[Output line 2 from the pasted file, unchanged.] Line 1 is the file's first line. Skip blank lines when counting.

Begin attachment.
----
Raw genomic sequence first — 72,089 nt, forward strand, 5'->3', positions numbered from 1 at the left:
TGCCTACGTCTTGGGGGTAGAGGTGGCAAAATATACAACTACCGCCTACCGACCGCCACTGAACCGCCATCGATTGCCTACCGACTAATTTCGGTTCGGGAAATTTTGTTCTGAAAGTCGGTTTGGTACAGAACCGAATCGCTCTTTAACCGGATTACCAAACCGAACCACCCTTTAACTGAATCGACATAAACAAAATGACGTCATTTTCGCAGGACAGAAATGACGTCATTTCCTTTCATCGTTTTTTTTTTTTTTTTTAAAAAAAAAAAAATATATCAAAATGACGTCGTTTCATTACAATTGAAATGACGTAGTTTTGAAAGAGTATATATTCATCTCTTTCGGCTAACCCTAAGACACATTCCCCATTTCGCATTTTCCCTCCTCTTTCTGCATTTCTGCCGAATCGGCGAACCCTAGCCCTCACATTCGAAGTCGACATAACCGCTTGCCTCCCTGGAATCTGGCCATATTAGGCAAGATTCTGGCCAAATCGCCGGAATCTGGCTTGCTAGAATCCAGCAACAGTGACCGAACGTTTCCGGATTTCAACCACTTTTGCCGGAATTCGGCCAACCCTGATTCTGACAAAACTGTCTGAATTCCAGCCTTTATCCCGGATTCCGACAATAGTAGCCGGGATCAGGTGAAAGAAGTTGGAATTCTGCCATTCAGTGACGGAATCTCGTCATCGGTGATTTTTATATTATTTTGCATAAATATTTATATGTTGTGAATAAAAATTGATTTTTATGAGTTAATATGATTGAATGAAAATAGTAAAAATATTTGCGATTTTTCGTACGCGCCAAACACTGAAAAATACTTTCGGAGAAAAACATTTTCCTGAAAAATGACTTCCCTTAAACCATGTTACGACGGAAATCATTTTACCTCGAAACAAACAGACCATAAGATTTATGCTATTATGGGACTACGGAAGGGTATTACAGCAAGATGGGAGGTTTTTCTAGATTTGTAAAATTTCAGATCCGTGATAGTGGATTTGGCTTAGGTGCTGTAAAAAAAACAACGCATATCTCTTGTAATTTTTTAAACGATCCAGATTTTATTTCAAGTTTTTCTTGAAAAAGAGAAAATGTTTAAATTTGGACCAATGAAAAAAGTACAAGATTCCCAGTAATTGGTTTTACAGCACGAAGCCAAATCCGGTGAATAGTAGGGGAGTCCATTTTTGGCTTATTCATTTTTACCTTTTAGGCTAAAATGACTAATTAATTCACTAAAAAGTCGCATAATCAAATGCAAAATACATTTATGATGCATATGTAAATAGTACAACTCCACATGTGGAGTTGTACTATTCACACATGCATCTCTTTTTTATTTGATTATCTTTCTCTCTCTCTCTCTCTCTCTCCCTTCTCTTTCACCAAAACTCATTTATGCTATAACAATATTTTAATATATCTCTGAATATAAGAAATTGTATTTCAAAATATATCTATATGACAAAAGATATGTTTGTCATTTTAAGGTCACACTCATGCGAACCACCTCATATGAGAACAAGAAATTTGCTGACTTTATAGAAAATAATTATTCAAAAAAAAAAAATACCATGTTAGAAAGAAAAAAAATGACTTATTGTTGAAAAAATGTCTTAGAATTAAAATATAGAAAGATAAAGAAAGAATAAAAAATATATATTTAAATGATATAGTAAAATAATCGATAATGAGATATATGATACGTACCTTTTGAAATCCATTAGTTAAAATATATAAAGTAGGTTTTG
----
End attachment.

TGCCTACGTCTTGGGGGTAGAGGTGGCAAAATATACAACTACCGCCTACCGACCGCCACTGAACCGCCATCGATTGCCTACCGACTAATTTCGGTTCGGGAAATTTTGTTCTGAAAGTCGGTTTGGTACAGAACCGAATCGCTCTTTAACCGGATTACCAAACCGAACCACCCTTTAACTGAATCGACATAAACAAAATGACGTCATTTTCGCAGGACAGAAATGACGTCATTTCCTTTCATCGTTTTTTTTTTTTTTTTTAAAAAAAAAAAAATATATCAAAATGACGTCGTTTCATTACAATTGAAATGACGTAGTTTTGAAAGAGTATATATTCATCTCTTTCGGCTAACCCTAAGACACATTCCCCATTTCGCATTTTCCCTCCTCTTTCTGCATTTCTGCCGAATCGGCGAACCCTAGCCCTCACATTCGAAGTCGACATAACCGCTTGCCTCCCTGGAATCTGGCCATATTAGGCAAGATTCTGGCCAAATCGCCGGAATCTGGCTTGCTAGAATCCAGCAACAGTGACCGAACGTTTCCGGATTTCAACCACTTTTGCCGGAATTCGGCCAACCCTGATTCTGACAAAACTGTCTGAATTCCAGCCTTTATCCCGGATTCCGACAATAGTAGCCGGGATCAGGTGAAAGAAGTTGGAATTCTGCCATTCAGTGACGGAATCTCGTCATCGGTGATTTTTATATTATTTTGCATAAATATTTATATGTTGTGAATAAAAATTGATTTTTATGAGTTAATATGATTGAATGAAAATAGTAAAAATATTTGCGATTTTTCGTACGCGCCAAACACTGAAAAATACTTTCGGAGAAAAACATTTTCCTGAAAAATGACTTCCCTTAAACCATGTTACGACGGAAATCATTTTACCTCGAAACAAACAGACCATAAGATTTATGCTATTATGGGACTACGGAAGGGTATTACAGCAAGATGGGAGGTTTTTCTAGATTTGTAAAATTTCAGATCCGTGATAGTGGATTTGGCTTAGGTGCTGTAAAAAAAACAACGCATATCTCTTGTAATTTTTTAAACGATCCAGATTTTATTTCAAGTTTTTCTTGAAAAAGAGAAAATGTTTAAATTTGGACCAATGAAAAAAGTACAAGATTCCCAGTAATTGGTTTTACAGCACGAAGCCAAATCCGGTGAATAGTAGGGGAGTCCATTTTTGGCTTATTCATTTTTACCTTTTAGGCTAAAATGACTAATTAATTCACTAAAAAGTCGCATAATCAAATGCAAAATACATTTATGATGCATATGTAAATAGTACAACTCCACATGTGGAGTTGTACTATTCACACATGCATCTCTTTTTTATTTGATTATCTTTCTCTCTCTCTCTCTCTCTCTCCCTTCTCTTTCACCAAAACTCATTTATGCTATAACAATATTTTAATATATCTCTGAATATAAGAAATTGTATTTCAAAATATATCTATATGACAAAAGATATGTTTGTCATTTTAAGGTCACACTCATGCGAACCACCTCATATGAGAACAAGAAATTTGCTGACTTTATAGAAAATAATTATTCAAAAAAAAAAAATACCATGTTAGAAAGAAAAAAAATGACTTATTGTTGAAAAAATGTCTTAGAATTAAAATATAGAAAGATAAAGAAAGAATAAAAAATATATATTTAAATGATATAGTAAAATAATCGATAATGAGATATATGATACGTACCTTTTGAAATCCATTAGTTAAAATATATAAAGTAGGTTTTG